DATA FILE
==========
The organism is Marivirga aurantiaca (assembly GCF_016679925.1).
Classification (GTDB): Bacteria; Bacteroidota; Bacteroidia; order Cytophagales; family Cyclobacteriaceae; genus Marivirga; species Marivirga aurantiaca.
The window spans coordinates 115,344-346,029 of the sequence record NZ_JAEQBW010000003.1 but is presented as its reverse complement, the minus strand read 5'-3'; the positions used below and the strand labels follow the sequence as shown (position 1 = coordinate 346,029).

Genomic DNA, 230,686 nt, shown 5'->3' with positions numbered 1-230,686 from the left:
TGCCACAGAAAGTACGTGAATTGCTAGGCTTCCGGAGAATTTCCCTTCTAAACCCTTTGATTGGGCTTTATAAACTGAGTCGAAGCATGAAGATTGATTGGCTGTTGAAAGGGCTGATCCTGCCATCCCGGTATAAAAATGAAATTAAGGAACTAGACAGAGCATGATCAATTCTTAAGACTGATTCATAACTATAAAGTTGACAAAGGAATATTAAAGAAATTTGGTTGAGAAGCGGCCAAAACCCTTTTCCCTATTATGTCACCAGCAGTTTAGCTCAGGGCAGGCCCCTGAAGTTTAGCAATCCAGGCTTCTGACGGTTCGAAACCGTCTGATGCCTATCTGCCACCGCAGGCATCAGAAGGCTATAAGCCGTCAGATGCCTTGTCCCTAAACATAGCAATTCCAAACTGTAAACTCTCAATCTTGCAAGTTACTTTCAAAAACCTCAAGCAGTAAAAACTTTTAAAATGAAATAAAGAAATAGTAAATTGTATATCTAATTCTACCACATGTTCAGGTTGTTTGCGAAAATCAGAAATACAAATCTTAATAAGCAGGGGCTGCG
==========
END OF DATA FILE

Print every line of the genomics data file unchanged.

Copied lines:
The organism is Marivirga aurantiaca (assembly GCF_016679925.1).
Classification (GTDB): Bacteria; Bacteroidota; Bacteroidia; order Cytophagales; family Cyclobacteriaceae; genus Marivirga; species Marivirga aurantiaca.
The window spans coordinates 115,344-346,029 of the sequence record NZ_JAEQBW010000003.1 but is presented as its reverse complement, the minus strand read 5'-3'; the positions used below and the strand labels follow the sequence as shown (position 1 = coordinate 346,029).

Genomic DNA, 230,686 nt, shown 5'->3' with positions numbered 1-230,686 from the left:
TGCCACAGAAAGTACGTGAATTGCTAGGCTTCCGGAGAATTTCCCTTCTAAACCCTTTGATTGGGCTTTATAAACTGAGTCGAAGCATGAAGATTGATTGGCTGTTGAAAGGGCTGATCCTGCCATCCCGGTATAAAAATGAAATTAAGGAACTAGACAGAGCATGATCAATTCTTAAGACTGATTCATAACTATAAAGTTGACAAAGGAATATTAAAGAAATTTGGTTGAGAAGCGGCCAAAACCCTTTTCCCTATTATGTCACCAGCAGTTTAGCTCAGGGCAGGCCCCTGAAGTTTAGCAATCCAGGCTTCTGACGGTTCGAAACCGTCTGATGCCTATCTGCCACCGCAGGCATCAGAAGGCTATAAGCCGTCAGATGCCTTGTCCCTAAACATAGCAATTCCAAACTGTAAACTCTCAATCTTGCAAGTTACTTTCAAAAACCTCAAGCAGTAAAAACTTTTAAAATGAAATAAAGAAATAGTAAATTGTATATCTAATTCTACCACATGTTCAGGTTGTTTGCGAAAATCAGAAATACAAATCTTAATAAGCAGGGGCTGCG